But even dedicated Kentucky Derby fans can’t live on mint juleps alone, so you’ll need to think about what food to serve. Chef Scott Pajak of Lagasse’s Stadium at Palazzo plans a Derby menu this weekend with such Southern favorites as fried green tomatoes coated in cornmeal, fried-chicken biscuits with bourbon barbecue sauce and fried pickles and a Kentucky Hot Brown, which reportedly originates to Louisville’s Brown Hotel in the ’20s. The latter, he said, will be done in traditional style, with turkey breast on white bread topped with Mornay sauce, tomato, bacon and a sprinkling of chives.

“It’s one of those classics,” Pajak said. “Somebody who worked here, that was one of their favorites. If you’re from Kentucky, that kind of reminds you of back home.”

They’ll be serving a mint julep, too, containing Woodford Reserve, which he said is a Derby sponsor.

Of course, if you really want to, you can add a little jazz to your julep.

“Have some fun with the flavor,” Abou-Ganim said. “We’re not quite into stone-fruit season, but peaches, apricots — all those things go beautifully with whiskey. And then taste it. If it tastes good to you, it’s going to taste good to your guests.”

“It’s a very easy cocktail to add fresh berries or a modified simple syrup to, but it’s important to have those basics down,” Cross said.

“It’s very simple, and that’s the way we mess things up.”


1½ tablespoons salted butter

1½ tablespoons all-purpose flour

1½ cups heavy cream

¼ cup Pecorino Romano cheese, plus extra for garnish

Pinch of ground nutmeg

Salt and pepper

4 slices Texas toast, crusts trimmed

14 ounces thickly sliced roasted turkey breast

2 Roma tomatoes, cut in half

4 slices bacon



In a 2-quart saucepan, melt butter and slowly whisk in flour until combined to form a thick paste or roux. Continue to cook roux for 2 minutes over medium-low heat, stirring frequently. Whisk heavy cream into the roux and cook over medium heat until the cream begins to simmer, about 2 to 3 minutes. Remove sauce from heat and slowly whisk in Pecorino Romano cheese until the Mornay sauce is smooth. Add nutmeg, salt and pepper, to taste.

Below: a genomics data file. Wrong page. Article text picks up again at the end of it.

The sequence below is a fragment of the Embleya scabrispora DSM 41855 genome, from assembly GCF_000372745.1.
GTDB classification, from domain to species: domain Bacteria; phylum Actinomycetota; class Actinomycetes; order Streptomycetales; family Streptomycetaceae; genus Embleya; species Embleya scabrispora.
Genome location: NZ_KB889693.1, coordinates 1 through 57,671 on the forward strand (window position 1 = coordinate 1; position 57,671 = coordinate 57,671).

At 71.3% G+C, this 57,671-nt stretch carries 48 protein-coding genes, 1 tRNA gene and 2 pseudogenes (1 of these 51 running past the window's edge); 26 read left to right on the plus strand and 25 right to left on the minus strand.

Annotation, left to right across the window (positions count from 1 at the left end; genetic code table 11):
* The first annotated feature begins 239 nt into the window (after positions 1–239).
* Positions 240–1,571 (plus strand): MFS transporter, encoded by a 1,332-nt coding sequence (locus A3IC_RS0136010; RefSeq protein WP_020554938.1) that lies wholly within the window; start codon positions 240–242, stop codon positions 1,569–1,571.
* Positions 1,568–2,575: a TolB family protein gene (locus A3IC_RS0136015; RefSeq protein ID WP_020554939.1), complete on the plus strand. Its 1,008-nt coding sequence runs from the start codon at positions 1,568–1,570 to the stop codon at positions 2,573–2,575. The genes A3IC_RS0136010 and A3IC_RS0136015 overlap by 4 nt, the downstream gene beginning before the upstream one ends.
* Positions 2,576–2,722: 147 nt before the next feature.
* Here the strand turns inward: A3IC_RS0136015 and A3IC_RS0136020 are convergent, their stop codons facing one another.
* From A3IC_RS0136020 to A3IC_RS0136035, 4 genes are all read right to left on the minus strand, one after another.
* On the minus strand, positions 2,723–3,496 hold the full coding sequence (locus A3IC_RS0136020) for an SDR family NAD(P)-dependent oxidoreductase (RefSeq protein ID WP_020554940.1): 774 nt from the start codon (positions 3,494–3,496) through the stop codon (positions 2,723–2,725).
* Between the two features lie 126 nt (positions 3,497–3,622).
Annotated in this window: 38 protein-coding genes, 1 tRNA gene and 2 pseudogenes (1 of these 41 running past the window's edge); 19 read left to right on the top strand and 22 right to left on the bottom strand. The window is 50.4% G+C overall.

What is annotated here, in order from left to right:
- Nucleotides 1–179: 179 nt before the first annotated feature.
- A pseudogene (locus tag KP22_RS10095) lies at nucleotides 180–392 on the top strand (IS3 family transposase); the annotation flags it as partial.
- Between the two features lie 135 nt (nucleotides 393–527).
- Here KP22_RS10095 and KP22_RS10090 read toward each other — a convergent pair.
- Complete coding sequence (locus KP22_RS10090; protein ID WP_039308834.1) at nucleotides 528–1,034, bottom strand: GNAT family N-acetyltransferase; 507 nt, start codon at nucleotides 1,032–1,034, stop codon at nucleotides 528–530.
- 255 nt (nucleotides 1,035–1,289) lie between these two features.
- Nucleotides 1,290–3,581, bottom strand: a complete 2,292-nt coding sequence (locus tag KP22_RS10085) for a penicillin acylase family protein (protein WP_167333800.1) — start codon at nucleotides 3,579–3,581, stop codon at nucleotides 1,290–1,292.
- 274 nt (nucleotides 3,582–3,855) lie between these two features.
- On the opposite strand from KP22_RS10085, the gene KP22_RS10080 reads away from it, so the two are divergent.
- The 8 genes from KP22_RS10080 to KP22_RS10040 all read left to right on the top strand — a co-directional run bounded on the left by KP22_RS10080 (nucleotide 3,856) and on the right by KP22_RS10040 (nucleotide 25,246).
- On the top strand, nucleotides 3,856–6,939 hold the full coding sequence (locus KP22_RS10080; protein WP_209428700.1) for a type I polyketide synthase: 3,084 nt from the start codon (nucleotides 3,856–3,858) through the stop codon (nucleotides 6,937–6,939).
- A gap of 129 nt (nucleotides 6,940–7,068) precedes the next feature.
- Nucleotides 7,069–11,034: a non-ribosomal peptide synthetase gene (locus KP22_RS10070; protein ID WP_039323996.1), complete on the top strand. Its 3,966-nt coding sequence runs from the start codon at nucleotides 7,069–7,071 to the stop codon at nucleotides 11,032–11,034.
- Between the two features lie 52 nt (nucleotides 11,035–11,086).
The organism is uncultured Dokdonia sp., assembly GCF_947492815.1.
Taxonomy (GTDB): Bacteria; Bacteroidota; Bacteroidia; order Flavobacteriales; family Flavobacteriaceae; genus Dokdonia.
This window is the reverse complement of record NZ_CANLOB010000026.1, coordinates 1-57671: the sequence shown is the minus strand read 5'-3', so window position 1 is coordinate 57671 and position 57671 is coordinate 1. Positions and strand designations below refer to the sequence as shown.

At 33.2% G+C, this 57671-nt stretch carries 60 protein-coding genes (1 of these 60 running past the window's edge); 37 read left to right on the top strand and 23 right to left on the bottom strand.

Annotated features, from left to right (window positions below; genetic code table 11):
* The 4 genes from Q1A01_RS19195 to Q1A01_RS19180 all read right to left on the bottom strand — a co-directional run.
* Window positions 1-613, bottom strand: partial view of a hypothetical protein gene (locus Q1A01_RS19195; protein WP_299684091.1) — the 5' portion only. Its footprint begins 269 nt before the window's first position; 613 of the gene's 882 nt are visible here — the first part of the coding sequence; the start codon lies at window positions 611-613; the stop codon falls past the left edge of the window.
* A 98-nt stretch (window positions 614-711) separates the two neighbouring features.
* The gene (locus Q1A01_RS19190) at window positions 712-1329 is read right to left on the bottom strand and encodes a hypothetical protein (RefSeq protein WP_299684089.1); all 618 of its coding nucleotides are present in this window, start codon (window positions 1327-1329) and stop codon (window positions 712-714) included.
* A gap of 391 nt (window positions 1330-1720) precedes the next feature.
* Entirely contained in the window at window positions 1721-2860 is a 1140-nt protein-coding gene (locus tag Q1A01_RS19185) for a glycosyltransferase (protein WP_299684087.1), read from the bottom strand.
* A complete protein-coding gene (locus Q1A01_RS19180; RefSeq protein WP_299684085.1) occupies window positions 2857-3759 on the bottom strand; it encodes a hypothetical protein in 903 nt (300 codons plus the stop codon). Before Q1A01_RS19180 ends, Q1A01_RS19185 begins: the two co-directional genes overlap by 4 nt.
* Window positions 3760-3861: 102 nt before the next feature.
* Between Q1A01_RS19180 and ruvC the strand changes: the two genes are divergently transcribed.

For each Hot Brown, place one slice of toast in an oven-safe dish and cover with 7 ounces of turkey. Take two halves of Roma tomato and two toast points (from the remaining slices of Texas toast) and set them alongside the base of turkey and toast. Pour half of the sauce over the dish, completely covering it. Sprinkle with additional cheese. Place entire dish under a broiler until cheese begins to brown and bubble. Remove and cross two pieces of crispy bacon on top. Sprinkle with paprika and parsley and serve immediately.

Serves 2.

— Recipe from the Brown Hotel


3 (4-ounce) bittersweet chocolate baking bars, chopped

1½ tablespoons cold butter, cubed

2 teaspoons vanilla extract

9 tablespoons heavy cream

¼ cup bourbon

1 (5.3-ounce) package pure butter shortbread cookies, crushed

2 cups finely chopped roasted, salted pecans

Combine first three ingredients in a large glass bowl. Cook cream and bourbon in a small saucepan over medium heat 3 to 4 minutes, or until mixture is hot but not boiling. (Mixture will steam, and bubbles will form around edge of pan.) Pour cream mixture over chocolate. Let stand 1 minute.

Stir chocolate mixture until melted and smooth. If mixture doesn’t melt completely, microwave at high (100 percent power) 30 seconds. Stir in crushed cookies. Cover and chill 3 hours or until firm. (Mixture can be prepared and chilled as long a two days ahead.)

Shape mixture into 1-inch balls (about 2 teaspoons per ball). Roll in chopped pecans. Place on wax paper-lined baking sheets. Chill 1 hour. Store in an airtight container in refrigerator as long as 5 days.

Makes about 3 dozen.

— Recipe from Southern Living


2 ounces bourbon

½ ounce simple syrup

3 fresh mint leaves

Crushed ice

Express the essential oils in the mint and rub them inside the glass. To the same glass, add simple syrup, bourbon and crushed ice. Stir. Garnish with more ice and fresh mint.

Serves 1.

— Recipe from Woodford Reserve


½ cup loosely packed fresh mint leaves

1 lemon, sliced

2 tablespoons sugar

3 cups cold sweetened tea

1 cup bourbon

Crushed ice

Garnish: fresh mint sprigs

Combine first three ingredients in a 2-quart pitcher. Press mint leaves against sides of pitcher with back of spoon to release flavors. Stir in tea and bourbon. Serve over crushed ice. Garnish, if desired.

Makes 4 cups.

— Recipe from Southern Living

Contact Heidi Knapp Rinella at Find more of her stories at, and follow @HKRinella on Twitter.